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Hyde Park, Woodlawn, South Shore

More Public Data Can Help Hold Police Accountable, Experts Say — But More Must Be Done To Create Systemic Change

Data portals can better publicize Chicago Police Department's responses to misconduct, but the data doesn't keep abusive officers off the street.

A person holds a sign while walking in the Old Town neighborhood during a peaceful protest on June 2, 2020 in reaction to the death of George Floyd by a Minneapolis police officer.
Colin Boyle/Block Club Chicago
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HYDE PARK — Experts and neighbors say public data is one way Chicagoans can start holding officers accountable amid national movements to reform and defund police.

The issue was the focus of a community forum Thursday night, the fifth in a series hosted by the Hyde Park-Kenwood Community Conference.

Economic professor Bocar Ba talked about the Citizens Police Data Project, a civilian-led data project that shows the complaint history of Chicago Police officers. The project was developed by Ba and doctoral candidate Roman Rivera.

Violations of citizens’ constitutional rights decreased 25-34 percent once police officers became aware their complaint history would become public, Ba said.

But outside of the Freedom of Information Act, few options exist for civilians to retrieve data on their own. Access can be difficult for civilians and lawyers, as it requires collaboration among government agencies that “don’t necessarily cooperate with each other,” Ba said.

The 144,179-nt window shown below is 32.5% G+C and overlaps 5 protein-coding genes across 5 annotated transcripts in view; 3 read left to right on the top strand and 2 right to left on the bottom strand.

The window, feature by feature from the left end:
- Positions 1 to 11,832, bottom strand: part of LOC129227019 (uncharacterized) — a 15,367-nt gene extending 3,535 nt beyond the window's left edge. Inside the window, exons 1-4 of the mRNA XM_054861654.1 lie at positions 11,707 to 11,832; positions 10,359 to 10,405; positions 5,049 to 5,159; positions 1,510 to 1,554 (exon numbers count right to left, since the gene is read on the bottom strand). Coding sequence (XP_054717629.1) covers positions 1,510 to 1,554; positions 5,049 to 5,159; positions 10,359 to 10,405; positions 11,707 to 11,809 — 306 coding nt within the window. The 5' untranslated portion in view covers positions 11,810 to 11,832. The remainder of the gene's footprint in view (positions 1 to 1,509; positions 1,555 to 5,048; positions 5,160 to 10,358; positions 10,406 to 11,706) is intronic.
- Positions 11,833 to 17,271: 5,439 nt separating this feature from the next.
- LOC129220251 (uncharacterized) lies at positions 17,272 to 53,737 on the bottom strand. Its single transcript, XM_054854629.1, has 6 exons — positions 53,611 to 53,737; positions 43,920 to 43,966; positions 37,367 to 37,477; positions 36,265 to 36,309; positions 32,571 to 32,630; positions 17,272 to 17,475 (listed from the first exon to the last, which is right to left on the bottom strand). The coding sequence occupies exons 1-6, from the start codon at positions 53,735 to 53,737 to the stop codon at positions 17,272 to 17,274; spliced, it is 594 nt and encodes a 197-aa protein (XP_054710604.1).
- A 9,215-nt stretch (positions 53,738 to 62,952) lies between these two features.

Some city agencies offer a way around these roadblocks, offering greater transparency into the Chicago Police Department’s inner workings.

The Investigator General’s Office has a data portal where people can view reports on arrests, use of force incidents and traffic stops, among other information.

The Police Department is required to give the agency “direct access” to policing data, allowing for more detail than may be publicly available, said Inspector General Joe Ferguson.

Ferguson testified at City Council earlier this month, saying the Police Department’s school resource officer program was “not in compliance with just about every federal best practice.”

The Civilian Office of Police Accountability also has access to police department records “as if [COPA was] internal,” said chief administrator Sydney Roberts.

On its data portal, the agency publicizes video, audio and police reports in cases of:

  • Officer-involved shootings.
  • Officer-involved Taser use that results in death or great bodily harm.
  • Incidents of death or great bodily harm that occur in police custody.

Also available is data related to citizens’ complaints of police misconduct. COPA has upped its rate of recommendations for discipline based off these complaints in recent years; 42 percent of misconduct allegations were “sustained” in 2019, compared to just 18 percent in 2015.

“The government has a duty to ensure that deprivation of those rights is subject to the greatest scrutiny,” Roberts said. “Police reform cannot happen without a civilian oversight and accountability system.”

Still, COPA faces “many barriers” to holding police accountable, said Data 4 Black Lives analyst Trina Reynolds-Tyler.

Reynolds-Tyler also questioned the agency’s ability to enforce its recommendations, as the Police Department and Chicago Police Board have the final say over discipline.

She praised COPA for drastically boosting its rate of discipline recommendations, but she said true accountability doesn’t seem possible under the current system.

Even when misconduct is found, families often end up choosing between a financial settlement or pressing charges against the offending officer — neither of which create systemic change, Reynolds-Tyler said.

“Justice does not look like people being in prisons or jails,” Reynolds-Tyler said. “Accountability looks like firing officers and investing that into communities that have historically been divested from.”

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